I turn then to the question of the counter-claim. The question of reasonable apprehension of harm presents no
1992 BP p354

ELOFF JP

A difficulty. No sooner had the applicants launched their application, if not before that, they arranged for the shipment of large quantities of Hogla diapers for the purpose of sale in South Africa in violation of the respondent's patent. There is still little doubt that if they are not B restrained they will infringe on a substantial scale.

I turn then to the question whether, if unsuccessful at the end, the applicants can meet claims for damages. It C is interesting that they anticipate possibly being held liable for damages, for Margeot said that they are building up a contingency fund to pay either royalties or damages. He said that these companies are able to pay such damages. Partridge questions this averment, and his attitude is D understandable.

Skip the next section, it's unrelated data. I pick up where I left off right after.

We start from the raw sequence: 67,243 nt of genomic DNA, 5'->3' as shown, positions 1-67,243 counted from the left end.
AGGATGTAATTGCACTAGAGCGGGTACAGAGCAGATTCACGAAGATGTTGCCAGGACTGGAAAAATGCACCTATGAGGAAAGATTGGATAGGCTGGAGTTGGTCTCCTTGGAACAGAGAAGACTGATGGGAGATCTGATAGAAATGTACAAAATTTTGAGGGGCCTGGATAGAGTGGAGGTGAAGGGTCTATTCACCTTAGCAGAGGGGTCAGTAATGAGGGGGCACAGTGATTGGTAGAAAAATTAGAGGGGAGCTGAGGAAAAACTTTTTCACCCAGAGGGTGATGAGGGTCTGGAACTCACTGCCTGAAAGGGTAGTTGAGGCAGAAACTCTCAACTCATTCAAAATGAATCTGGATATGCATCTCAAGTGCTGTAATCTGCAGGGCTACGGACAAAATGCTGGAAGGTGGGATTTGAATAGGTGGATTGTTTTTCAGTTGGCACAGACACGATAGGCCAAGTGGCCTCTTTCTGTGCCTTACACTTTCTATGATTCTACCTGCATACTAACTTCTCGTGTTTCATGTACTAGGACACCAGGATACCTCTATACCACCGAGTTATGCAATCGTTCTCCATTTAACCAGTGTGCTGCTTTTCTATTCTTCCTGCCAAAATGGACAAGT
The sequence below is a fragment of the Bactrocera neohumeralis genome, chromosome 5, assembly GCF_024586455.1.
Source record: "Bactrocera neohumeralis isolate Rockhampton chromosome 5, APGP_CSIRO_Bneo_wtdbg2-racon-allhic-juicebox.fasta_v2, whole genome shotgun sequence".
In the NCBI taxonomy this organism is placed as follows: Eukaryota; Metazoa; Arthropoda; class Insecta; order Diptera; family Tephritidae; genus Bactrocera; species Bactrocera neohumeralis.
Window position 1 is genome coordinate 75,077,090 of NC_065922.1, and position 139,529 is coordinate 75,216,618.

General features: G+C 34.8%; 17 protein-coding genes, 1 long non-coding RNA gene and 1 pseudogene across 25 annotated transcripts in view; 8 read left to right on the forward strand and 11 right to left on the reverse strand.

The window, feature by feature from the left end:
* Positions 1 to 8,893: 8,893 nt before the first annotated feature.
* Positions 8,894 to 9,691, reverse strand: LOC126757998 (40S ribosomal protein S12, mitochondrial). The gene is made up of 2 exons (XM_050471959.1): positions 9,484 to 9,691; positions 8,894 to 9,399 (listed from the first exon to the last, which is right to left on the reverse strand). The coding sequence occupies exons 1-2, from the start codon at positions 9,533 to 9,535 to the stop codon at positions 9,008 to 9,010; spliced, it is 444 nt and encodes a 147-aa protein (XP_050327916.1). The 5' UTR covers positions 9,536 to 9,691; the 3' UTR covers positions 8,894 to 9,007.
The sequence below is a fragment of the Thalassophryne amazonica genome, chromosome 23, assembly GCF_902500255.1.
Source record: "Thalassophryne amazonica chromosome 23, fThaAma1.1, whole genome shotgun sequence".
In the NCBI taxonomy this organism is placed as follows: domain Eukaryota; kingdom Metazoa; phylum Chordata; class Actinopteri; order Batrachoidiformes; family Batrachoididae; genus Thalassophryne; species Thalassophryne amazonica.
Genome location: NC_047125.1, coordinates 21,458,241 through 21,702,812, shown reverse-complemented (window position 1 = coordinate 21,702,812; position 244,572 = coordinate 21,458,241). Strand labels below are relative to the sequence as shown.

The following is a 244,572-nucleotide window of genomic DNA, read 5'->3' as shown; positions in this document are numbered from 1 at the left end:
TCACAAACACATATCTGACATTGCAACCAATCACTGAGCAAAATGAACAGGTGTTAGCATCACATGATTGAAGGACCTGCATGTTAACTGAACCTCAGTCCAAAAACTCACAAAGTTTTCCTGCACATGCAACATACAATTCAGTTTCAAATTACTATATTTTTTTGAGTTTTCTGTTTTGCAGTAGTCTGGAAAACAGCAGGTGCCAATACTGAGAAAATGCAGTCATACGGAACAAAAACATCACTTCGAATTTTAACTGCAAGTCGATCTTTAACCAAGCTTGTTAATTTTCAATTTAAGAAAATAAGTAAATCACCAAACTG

There is furthermore the problem of the amount for which damages is likely to be ordered. For applicants it is contended that that will at most be of the order of R90 000, E that is on the assumption that under section 56(6) damages can be assessed on the basis of a reasonable royalty. Partridge points out that if the patent is extended and the action for damages heard only after a year or two, respondent's claim will be substantially in excess of this F amount. I consider the respondent's concern to be a real one. Added to this is the fact that, in my view, applicants have no real answer to the charge of infringing and it would G be unjust to allow them to proceed.